Regional groundwater flow paths in Trans-Pecos, Texas inferred from oxygen, hydrogen, and strontium isotopes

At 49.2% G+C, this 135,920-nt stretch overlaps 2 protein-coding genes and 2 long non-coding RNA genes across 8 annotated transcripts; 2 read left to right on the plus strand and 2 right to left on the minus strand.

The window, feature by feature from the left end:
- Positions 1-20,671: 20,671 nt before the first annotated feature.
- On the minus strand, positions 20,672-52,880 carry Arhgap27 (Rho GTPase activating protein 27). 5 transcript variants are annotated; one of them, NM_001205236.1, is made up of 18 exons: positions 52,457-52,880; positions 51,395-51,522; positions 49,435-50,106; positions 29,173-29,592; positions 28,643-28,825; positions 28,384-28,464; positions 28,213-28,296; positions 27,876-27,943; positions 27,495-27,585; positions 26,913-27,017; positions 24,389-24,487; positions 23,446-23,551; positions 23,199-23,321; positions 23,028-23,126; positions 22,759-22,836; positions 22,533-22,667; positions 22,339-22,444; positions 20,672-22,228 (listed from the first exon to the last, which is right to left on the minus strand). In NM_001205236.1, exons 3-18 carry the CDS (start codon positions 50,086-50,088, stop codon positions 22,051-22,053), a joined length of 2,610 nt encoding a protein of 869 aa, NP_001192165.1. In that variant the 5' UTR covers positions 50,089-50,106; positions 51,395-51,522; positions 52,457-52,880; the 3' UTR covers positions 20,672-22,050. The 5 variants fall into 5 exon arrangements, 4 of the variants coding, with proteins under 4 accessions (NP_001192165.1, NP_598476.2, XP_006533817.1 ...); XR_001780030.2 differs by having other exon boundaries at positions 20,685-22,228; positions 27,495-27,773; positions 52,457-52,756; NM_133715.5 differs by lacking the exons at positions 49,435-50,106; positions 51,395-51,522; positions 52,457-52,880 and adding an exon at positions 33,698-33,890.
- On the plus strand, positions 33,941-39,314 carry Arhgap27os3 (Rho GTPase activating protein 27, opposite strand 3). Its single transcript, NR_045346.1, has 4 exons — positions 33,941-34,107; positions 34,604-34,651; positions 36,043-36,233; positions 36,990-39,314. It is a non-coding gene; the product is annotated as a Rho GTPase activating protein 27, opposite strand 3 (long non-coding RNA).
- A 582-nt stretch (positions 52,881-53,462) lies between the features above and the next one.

Stable isotopes, radiogenic isotopes, and major ion chemistry are used to constrain flow paths in a fracture-controlled regional groundwater flow system in far west Texas. The flow system occurs in Permian and Cretaceous sedimentary rocks and Cenozoic alluvial basin fill. Samples from springs and wells in the study area were analyzed for major ions and hydrogen, oxygen, and strontium isotopes. δD and δ18O values fall close to the global meteoric water line, indicating that these values have not been significantly affected by evaporation or mineral–water reactions. δ18O values from samples along the regional flow path are lower by as much as 3‰ relative to local recharge values; the distribution of stable isotope values throughout the study area suggests that lower δ18O values represent recharge during cooler climatic conditions rather than latitude or altitude effects. 87Sr/86Sr values for water samples from along the regional flow path range from 0.7093 to 0.7148, with the highest values at the upgradient end of the flow system. These values are significantly higher than expected for groundwaters dominated by dissolution of Permian and Cretaceous marine carbonates and evaporites. The high 87Sr/86Sr values reflect dissolution of minerals of Precambrian and early Paleozoic origin in the crystalline rocks of the Carrizo and Baylor mountains and alluvial basin fill at the upgradient end of the flow system. Contours of 87Sr/86Sr values indicate a zone of high 87Sr/86Sr water that corresponds to the regional groundwater flow paths. Mass-balance mixing models and mineral reactions models indicate a three end-member mixing system modified by dissolution of strontium-bearing minerals in the alluvial fill at the upgradient end of the flow system.